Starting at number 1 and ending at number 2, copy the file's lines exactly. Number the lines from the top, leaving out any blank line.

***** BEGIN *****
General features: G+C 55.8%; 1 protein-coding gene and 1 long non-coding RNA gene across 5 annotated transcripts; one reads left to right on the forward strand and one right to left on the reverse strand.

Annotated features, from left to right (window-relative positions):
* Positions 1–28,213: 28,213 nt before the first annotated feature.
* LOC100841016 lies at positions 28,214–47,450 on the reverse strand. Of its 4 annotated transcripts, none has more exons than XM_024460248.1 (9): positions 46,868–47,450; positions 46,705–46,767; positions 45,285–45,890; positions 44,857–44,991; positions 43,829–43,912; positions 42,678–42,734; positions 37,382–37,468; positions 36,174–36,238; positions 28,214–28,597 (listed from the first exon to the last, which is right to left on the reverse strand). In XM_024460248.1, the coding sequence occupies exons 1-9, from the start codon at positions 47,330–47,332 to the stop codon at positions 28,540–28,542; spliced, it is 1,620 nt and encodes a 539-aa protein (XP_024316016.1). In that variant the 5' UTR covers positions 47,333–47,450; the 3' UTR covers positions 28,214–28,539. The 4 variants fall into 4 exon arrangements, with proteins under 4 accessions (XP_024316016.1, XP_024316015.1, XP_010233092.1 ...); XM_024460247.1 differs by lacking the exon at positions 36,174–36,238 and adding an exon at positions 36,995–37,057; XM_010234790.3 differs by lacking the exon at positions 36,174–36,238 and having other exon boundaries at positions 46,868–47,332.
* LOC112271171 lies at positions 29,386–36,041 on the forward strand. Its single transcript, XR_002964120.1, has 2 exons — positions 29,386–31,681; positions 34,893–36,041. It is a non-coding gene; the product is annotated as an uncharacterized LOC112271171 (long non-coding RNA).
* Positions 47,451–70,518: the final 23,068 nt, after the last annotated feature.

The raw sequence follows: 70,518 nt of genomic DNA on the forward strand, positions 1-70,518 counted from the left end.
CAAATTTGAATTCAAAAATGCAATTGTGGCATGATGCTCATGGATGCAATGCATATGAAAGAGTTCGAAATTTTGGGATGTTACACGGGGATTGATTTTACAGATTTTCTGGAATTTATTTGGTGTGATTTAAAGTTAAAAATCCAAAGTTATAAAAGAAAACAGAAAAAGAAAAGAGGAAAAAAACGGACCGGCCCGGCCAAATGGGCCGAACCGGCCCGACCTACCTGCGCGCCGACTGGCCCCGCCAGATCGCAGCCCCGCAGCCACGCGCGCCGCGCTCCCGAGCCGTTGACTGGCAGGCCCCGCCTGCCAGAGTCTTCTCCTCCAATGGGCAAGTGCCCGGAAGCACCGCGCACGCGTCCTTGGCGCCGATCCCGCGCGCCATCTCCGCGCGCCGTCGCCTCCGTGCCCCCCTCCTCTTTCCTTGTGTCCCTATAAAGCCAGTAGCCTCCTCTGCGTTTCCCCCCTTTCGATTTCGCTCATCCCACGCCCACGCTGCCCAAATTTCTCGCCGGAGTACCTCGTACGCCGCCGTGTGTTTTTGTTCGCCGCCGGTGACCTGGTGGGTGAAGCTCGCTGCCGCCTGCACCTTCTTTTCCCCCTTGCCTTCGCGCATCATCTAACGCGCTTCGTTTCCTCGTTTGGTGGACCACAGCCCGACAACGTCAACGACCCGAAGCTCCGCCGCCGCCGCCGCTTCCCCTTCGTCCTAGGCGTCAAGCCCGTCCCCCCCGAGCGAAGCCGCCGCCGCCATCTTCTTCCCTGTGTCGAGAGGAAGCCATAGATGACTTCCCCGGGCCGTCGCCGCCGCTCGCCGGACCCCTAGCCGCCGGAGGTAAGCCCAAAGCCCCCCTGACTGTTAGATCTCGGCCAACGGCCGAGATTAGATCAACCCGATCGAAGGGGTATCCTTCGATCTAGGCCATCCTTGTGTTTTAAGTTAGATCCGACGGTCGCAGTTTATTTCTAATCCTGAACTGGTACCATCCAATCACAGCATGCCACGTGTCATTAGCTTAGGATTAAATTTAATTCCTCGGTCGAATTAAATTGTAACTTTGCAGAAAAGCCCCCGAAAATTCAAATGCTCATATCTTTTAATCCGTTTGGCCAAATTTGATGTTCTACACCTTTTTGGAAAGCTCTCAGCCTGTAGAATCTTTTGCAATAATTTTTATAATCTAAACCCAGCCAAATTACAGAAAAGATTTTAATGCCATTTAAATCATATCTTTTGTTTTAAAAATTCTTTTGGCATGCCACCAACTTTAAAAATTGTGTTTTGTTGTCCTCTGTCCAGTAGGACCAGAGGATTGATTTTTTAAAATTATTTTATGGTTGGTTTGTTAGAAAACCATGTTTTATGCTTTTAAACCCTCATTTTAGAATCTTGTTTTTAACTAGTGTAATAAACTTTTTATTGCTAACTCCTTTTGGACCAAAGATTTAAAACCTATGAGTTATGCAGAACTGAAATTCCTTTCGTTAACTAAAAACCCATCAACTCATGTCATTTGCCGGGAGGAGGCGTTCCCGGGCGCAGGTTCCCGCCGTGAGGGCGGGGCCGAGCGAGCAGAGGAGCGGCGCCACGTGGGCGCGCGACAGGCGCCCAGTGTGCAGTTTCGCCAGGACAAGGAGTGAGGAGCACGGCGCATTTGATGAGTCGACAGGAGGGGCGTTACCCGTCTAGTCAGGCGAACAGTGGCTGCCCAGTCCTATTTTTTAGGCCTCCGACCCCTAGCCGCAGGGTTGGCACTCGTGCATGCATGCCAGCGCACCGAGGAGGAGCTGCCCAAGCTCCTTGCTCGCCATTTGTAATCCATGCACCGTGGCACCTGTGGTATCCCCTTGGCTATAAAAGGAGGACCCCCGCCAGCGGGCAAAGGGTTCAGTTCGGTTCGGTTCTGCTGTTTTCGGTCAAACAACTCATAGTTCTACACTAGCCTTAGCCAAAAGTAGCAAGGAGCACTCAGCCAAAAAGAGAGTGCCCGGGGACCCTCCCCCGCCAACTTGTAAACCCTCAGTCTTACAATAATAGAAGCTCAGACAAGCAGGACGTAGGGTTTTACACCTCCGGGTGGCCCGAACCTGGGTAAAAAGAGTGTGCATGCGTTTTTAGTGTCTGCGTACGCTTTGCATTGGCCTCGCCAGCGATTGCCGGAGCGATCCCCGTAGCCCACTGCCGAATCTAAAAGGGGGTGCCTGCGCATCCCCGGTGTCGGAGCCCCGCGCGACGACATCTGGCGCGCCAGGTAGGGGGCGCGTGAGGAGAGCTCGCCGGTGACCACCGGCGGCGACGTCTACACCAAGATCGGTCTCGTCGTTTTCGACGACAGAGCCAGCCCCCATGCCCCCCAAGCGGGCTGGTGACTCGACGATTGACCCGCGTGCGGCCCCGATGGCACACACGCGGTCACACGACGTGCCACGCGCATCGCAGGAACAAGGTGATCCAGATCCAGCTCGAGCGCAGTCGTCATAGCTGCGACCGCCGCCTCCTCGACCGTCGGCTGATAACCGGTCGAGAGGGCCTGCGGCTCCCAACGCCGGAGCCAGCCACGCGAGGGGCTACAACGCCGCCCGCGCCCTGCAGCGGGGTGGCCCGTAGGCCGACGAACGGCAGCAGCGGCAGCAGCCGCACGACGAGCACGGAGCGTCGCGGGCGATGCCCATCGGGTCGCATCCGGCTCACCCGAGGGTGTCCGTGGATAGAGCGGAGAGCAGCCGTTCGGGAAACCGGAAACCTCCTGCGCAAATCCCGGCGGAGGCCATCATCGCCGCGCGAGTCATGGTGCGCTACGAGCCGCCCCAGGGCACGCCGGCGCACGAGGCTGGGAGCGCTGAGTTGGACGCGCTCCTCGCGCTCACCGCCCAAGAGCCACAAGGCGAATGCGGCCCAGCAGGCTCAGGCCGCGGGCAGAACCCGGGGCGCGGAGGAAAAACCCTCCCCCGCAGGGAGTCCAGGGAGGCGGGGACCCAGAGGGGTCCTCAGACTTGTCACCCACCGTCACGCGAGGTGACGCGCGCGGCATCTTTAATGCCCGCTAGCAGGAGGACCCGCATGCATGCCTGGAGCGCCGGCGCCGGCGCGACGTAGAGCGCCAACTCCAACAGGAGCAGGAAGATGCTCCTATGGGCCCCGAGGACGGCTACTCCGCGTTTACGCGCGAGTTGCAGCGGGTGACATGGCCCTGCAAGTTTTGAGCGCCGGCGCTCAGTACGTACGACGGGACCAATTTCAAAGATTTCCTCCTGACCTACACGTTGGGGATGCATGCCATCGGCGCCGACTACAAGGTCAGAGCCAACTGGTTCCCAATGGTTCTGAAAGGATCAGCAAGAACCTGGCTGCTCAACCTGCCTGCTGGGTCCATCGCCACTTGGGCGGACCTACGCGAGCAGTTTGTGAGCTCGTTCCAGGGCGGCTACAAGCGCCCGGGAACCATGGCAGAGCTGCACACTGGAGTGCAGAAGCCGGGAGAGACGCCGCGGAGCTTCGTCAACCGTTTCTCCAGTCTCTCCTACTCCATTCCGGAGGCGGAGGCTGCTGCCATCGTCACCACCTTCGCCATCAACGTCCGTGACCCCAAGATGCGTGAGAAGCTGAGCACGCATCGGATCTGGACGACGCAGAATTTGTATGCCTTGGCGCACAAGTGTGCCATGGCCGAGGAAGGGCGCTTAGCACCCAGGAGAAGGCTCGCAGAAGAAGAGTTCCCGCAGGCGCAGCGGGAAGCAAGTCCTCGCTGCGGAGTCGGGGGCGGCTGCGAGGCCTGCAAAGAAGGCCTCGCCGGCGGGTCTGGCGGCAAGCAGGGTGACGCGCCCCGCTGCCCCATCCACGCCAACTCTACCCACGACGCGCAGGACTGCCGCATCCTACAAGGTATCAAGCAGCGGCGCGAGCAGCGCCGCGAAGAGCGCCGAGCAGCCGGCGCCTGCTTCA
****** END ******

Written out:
General features: G+C 55.8%; 1 protein-coding gene and 1 long non-coding RNA gene across 5 annotated transcripts; one reads left to right on the forward strand and one right to left on the reverse strand.

Annotated features, from left to right (window-relative positions):